SAN FRANCISCO — A former Google engineer is suing the Internet giant, claiming he was fired for pushing back against racism and sexism in the company’s internal employee forums.
In the lawsuit filed in San Francisco Superior Court, Tim Chevalier, a site reliability engineer, says he was let go in November 2017 for defending women, people of color and LGBTQ employees from attacks and for championing transgender and disabled rights on Google’s message boards.
“Chevalier pushed back on the online bullying he and others were experiencing, using the same internal messaging systems to try to educate his employer and coworkers on how to change Google’s working conditions to be inclusive and supportive of underrepresented minorities, such as himself,” according to the lawsuit.
Chevalier, who identifies as disabled, queer and transgender, alleges Google fired him rather than address the harassment and discrimination he was protesting.
“Human Resources explicitly told Chevalier that Google was ending his employment because of his political statements in opposition to the discrimination, harassment, and white supremacy he saw being expressed on Google’s internal messaging systems,” the lawsuit alleges.
Google says its policies prohibit harmful stereotypes based on race or gender.
“An important part of our culture is lively debate. But like any workplace, that doesn’t mean anything goes,” said spokeswoman Gina Scagliano. “All employees acknowledge our code of conduct and other workplace policies.”
“The overwhelming majority of our employees communicate in a way that is consistent with our policies. But when an employee does not, it is something we must take seriously. We always make our decision without any regard to the employee’s political views,” she said.
According to the lawsuit, Google employees openly questioned the engineering and leadership chops of women and underrepresented minorities and called their coworkers “immoral” because of their sexual orientation.
In May 2016, one Google employee posted the question: “If we have fewer Black and Latin@ people here, doesn’t that mean they’re not as good?” Other Google employees suggested that Google would have to lower the qualifications to work at the company to hire underrepresented minorities.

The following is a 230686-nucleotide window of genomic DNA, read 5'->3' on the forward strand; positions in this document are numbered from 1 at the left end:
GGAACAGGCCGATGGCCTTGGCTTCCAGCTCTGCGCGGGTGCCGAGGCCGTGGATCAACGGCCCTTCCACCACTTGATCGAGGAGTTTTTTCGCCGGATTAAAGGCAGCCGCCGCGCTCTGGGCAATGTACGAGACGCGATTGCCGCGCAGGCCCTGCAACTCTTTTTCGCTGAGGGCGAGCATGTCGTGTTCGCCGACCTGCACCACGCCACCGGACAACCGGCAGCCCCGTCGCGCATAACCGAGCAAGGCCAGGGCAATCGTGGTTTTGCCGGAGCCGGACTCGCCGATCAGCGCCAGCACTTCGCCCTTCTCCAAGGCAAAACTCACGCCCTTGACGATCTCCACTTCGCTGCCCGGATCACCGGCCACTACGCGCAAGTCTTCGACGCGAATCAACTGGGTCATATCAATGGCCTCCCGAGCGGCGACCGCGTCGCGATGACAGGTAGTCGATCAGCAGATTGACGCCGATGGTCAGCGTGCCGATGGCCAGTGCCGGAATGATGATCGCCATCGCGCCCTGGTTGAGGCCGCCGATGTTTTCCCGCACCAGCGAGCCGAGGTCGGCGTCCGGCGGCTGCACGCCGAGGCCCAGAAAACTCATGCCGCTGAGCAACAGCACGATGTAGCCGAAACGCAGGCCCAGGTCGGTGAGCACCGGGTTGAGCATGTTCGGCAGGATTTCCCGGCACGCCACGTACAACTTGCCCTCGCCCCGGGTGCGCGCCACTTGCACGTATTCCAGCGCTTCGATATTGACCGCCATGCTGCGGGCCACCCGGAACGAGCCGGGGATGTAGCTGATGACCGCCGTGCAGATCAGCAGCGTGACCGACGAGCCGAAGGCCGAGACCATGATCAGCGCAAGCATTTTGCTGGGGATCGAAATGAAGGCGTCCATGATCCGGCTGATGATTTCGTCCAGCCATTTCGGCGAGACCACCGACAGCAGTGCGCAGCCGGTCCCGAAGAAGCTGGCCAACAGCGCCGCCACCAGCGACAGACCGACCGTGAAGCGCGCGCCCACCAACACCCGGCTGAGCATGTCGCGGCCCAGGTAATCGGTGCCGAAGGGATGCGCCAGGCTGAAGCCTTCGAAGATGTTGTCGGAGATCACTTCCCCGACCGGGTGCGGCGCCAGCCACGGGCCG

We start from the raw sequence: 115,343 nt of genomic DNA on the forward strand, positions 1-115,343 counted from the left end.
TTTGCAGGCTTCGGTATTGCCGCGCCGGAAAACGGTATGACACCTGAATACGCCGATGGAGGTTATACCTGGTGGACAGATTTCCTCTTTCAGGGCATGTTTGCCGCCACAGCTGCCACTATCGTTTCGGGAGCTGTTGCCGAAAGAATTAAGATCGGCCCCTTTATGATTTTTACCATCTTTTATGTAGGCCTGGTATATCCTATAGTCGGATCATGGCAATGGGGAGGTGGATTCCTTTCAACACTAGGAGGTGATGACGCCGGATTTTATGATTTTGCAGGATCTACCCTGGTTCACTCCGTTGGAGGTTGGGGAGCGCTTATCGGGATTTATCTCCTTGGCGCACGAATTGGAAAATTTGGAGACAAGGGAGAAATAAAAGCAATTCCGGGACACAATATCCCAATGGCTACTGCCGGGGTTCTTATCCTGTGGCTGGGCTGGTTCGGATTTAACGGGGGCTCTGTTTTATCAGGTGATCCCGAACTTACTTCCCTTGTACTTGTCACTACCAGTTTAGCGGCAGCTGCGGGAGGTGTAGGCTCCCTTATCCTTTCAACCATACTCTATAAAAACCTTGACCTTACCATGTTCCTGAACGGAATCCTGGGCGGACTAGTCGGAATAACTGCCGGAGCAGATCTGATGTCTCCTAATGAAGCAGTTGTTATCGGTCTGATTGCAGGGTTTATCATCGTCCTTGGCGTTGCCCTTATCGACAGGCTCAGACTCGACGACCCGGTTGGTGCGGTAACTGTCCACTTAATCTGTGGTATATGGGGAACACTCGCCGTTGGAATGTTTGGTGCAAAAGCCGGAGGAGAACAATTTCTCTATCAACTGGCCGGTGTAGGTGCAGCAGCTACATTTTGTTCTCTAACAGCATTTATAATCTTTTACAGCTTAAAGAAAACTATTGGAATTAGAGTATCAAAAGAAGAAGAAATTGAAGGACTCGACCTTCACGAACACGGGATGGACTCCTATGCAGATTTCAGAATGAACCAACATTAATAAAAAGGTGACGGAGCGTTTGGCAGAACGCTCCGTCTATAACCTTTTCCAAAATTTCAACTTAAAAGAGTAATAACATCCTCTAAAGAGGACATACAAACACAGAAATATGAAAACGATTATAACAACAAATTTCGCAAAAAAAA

Chevalier frequently responded, at one point saying: “In a culture where it’s common to respond to diversity initiatives with ‘we can’t lower the bar,’ implying a baseline assumption that women, non-binary people, and men of color are incompetent, it’s equally important that we don’t do the reverse: that we don’t insist on white male competence even in the face of clear evidence to the contrary.”
Google human resources opened an investigation into his conduct, citing emails, memes and Google-Plus posts, including one in which he criticized Republicans for “affiliating [themselves] with people carrying torches and yelling, ‘you will not
replace us’” at the rally in Charlottesville, Virginia. Google HR also criticized an email in which he linked to a blog post claiming society teaches “white boys” to expect privilege, saying it could be perceived as a generalization of race and gender.
The debate over diversity at Google was thrust into public view last summer with the leaking of former Google engineer James Damore’s memo arguing that Google’s efforts to boost diversity were misguided, in part, because of the biological differences between men and women.
Google fired him over his comments about women. In January, he filed a lawsuit charging the company discriminates against white, conservative men, and a second former Google engineer joined him in the suit. They claimed other Google employees had disparaged them for their beliefs.
The fallout from Damore’s memo revealed a culture war raging inside the company. Google has encouraged employees to bring their “whole self” to their work. But increasingly that policy has lead to fractured debate.
Last month, some Google employees told USA TODAY their company is not doing enough to protect them from a harassment campaign that has subjected them to hateful comments and violent threats.
These employees, many of whom volunteer in Google programs to increase the portion of women and underpresented minorities on staff, say they’ve been targeted by some of their own coworkers for fighting to bring greater diversity to Google’s staff of mostly white and Asian men.
Their personal information and comments expressed in internal company forums have been leaked to the public and published on far-right websites, leading to mistreatment by online vigilantes. What’s more, they say they’ve been subjected to doxing on 4Chan and Kiwi Farms after screenshots were included in the 161-page lawsuit Damore filed in January.
Source by usatoday..Share: